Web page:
The Reserve Bank of New Zealand (RBNZ) may hike rates by 25 basis points to head off inflationary pressures when it meets this Thursday, making it the first major central bank in the developed world to start normalizing monetary policy.
Official data on Jan. 21 showed the consumer price index rose 0.1 percent in the three months to Dec 31, confounding expectations for a 0.1 percent fall, and pushing the annual rate up to 1.6 percent – the highest since March 2012, Reuters reported. The central bank had forecast a fall of 0.2 percent.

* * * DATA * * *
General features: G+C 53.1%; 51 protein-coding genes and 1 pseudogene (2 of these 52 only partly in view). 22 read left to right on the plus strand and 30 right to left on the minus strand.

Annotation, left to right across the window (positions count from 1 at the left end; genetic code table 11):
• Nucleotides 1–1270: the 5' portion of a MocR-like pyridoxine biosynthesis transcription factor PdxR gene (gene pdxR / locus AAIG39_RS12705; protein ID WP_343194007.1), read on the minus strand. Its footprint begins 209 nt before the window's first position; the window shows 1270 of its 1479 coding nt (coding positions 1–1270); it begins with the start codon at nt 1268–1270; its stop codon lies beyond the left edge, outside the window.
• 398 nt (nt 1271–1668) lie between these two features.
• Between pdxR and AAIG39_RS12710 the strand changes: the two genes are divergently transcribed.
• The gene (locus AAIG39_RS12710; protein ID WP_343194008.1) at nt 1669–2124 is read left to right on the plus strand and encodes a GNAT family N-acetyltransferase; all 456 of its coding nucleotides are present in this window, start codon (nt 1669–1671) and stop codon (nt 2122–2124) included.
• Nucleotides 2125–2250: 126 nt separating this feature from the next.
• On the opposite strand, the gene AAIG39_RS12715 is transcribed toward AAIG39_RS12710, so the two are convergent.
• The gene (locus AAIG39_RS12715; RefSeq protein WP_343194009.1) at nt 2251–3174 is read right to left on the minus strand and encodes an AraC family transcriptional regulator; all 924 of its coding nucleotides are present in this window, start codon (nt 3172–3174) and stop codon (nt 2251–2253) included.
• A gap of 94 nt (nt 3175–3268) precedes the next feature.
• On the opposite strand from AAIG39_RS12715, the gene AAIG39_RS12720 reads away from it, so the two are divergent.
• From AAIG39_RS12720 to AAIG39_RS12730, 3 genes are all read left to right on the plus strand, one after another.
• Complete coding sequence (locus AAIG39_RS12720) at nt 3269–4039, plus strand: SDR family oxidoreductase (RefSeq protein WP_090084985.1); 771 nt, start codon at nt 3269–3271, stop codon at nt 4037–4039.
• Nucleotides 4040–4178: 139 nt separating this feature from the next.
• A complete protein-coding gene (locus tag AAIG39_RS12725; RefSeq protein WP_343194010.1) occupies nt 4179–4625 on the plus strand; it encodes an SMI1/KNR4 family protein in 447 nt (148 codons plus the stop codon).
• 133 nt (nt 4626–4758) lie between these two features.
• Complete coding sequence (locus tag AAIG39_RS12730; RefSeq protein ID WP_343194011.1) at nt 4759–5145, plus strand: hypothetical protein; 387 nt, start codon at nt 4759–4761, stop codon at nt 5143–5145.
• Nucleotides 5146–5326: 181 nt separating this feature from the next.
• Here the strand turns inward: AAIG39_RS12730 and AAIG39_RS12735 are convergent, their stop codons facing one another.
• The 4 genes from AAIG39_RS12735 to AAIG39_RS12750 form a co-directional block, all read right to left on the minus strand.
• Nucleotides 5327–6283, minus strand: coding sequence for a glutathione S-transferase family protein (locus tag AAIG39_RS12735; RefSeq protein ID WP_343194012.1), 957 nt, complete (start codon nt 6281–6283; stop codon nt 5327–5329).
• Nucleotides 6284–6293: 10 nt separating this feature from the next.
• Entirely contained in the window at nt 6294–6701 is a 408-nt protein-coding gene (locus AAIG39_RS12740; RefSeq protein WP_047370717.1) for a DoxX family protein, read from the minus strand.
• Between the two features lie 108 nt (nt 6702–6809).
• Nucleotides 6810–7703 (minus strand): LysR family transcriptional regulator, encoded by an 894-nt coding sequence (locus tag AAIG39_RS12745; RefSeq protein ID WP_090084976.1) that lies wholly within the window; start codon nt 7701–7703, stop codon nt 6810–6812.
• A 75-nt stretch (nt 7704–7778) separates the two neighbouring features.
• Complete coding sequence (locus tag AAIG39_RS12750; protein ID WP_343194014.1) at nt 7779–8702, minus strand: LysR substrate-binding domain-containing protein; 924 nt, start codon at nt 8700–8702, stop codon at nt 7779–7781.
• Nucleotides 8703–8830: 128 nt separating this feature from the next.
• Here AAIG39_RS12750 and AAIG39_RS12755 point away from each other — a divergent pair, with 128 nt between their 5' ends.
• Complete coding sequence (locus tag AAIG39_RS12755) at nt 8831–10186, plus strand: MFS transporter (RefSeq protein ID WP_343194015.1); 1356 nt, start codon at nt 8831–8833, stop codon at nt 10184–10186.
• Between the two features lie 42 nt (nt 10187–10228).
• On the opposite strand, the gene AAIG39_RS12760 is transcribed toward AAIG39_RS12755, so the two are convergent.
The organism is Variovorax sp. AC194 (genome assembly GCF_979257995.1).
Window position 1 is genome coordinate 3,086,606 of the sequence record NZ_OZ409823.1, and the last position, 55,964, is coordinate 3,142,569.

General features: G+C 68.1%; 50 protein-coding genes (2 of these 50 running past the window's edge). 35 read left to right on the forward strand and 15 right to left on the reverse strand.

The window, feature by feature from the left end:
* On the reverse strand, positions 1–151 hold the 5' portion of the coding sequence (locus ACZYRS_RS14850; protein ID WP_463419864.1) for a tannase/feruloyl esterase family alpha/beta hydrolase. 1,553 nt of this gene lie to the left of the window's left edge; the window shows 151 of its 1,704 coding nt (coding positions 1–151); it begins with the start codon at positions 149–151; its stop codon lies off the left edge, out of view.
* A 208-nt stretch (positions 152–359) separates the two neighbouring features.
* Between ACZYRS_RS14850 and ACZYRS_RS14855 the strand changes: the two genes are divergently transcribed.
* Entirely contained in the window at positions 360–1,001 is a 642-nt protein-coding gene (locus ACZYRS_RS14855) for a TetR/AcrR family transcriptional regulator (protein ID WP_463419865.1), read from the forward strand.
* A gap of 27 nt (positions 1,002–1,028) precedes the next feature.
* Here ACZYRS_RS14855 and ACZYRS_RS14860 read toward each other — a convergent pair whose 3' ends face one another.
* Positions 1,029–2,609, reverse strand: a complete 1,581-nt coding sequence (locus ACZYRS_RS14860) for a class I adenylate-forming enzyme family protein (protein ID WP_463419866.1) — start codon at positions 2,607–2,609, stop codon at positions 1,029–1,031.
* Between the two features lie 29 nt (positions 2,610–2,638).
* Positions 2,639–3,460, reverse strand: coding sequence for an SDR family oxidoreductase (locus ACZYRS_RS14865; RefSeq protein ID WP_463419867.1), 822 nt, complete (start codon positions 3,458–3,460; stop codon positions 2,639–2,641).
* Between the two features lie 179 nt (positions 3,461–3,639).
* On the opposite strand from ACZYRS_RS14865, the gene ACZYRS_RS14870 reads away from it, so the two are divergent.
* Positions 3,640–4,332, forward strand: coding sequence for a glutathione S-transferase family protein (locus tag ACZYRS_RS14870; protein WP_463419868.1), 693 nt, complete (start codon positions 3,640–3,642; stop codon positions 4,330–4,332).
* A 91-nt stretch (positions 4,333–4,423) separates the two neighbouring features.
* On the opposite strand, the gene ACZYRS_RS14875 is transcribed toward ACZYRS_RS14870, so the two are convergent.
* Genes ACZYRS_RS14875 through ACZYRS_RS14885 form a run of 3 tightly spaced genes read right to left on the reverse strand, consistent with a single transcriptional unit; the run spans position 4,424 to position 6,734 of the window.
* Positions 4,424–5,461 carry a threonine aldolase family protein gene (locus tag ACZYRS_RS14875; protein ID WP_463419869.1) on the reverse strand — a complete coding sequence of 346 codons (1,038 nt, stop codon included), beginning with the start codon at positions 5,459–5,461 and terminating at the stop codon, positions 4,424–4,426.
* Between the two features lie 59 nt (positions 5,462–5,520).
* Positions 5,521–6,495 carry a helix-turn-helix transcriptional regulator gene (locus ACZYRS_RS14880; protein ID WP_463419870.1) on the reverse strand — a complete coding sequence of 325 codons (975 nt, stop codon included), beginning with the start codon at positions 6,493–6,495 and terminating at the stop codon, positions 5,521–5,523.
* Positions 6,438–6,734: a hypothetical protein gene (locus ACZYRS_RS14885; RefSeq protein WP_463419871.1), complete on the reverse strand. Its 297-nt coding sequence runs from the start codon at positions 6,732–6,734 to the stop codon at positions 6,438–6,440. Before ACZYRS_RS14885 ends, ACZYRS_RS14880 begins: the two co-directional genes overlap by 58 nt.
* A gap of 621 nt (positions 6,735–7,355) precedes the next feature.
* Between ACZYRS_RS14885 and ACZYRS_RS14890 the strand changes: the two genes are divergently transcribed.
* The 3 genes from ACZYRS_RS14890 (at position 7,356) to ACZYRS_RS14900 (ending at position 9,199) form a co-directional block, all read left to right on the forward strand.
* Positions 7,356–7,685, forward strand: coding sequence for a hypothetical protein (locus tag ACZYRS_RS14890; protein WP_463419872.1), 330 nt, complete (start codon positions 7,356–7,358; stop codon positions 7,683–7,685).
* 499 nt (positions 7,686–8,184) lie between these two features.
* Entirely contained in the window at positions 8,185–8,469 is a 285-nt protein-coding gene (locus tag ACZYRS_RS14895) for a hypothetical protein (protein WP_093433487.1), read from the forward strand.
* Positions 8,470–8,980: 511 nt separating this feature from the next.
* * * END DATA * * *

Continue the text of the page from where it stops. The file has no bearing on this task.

“The risk of an early start to the RBNZ’s hiking cycle has clearly risen,” said Mansoor Mohi-uddin, head of foreign exchange strategy at UBS, after economic data showed “strong growth with higher-than-expected inflation, a firm manufacturing PMI (purchasing managers’ index) and buoyant consumer confidence.”
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